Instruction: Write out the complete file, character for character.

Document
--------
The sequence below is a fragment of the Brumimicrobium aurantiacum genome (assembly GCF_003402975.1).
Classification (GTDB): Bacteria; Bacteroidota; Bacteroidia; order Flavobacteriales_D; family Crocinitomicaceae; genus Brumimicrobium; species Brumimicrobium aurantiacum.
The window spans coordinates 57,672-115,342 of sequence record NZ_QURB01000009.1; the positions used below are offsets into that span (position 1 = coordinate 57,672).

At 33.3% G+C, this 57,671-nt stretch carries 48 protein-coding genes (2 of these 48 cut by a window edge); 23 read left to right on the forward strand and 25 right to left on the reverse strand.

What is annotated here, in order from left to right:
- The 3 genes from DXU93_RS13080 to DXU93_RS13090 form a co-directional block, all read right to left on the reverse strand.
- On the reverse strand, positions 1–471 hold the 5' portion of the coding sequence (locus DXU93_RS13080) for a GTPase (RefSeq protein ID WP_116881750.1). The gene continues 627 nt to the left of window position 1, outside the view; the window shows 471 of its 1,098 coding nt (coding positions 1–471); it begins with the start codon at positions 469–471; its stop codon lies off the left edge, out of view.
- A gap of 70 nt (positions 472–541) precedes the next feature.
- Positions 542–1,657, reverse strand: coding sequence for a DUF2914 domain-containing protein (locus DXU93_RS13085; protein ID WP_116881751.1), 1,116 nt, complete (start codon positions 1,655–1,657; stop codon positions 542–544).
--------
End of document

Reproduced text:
The sequence below is a fragment of the Brumimicrobium aurantiacum genome (assembly GCF_003402975.1).
Classification (GTDB): Bacteria; Bacteroidota; Bacteroidia; order Flavobacteriales_D; family Crocinitomicaceae; genus Brumimicrobium; species Brumimicrobium aurantiacum.
The window spans coordinates 57,672-115,342 of sequence record NZ_QURB01000009.1; the positions used below are offsets into that span (position 1 = coordinate 57,672).

At 33.3% G+C, this 57,671-nt stretch carries 48 protein-coding genes (2 of these 48 cut by a window edge); 23 read left to right on the forward strand and 25 right to left on the reverse strand.

What is annotated here, in order from left to right:
- The 3 genes from DXU93_RS13080 to DXU93_RS13090 form a co-directional block, all read right to left on the reverse strand.
- On the reverse strand, positions 1–471 hold the 5' portion of the coding sequence (locus DXU93_RS13080) for a GTPase (RefSeq protein ID WP_116881750.1). The gene continues 627 nt to the left of window position 1, outside the view; the window shows 471 of its 1,098 coding nt (coding positions 1–471); it begins with the start codon at positions 469–471; its stop codon lies off the left edge, out of view.
- A gap of 70 nt (positions 472–541) precedes the next feature.
- Positions 542–1,657, reverse strand: coding sequence for a DUF2914 domain-containing protein (locus DXU93_RS13085; protein ID WP_116881751.1), 1,116 nt, complete (start codon positions 1,655–1,657; stop codon positions 542–544).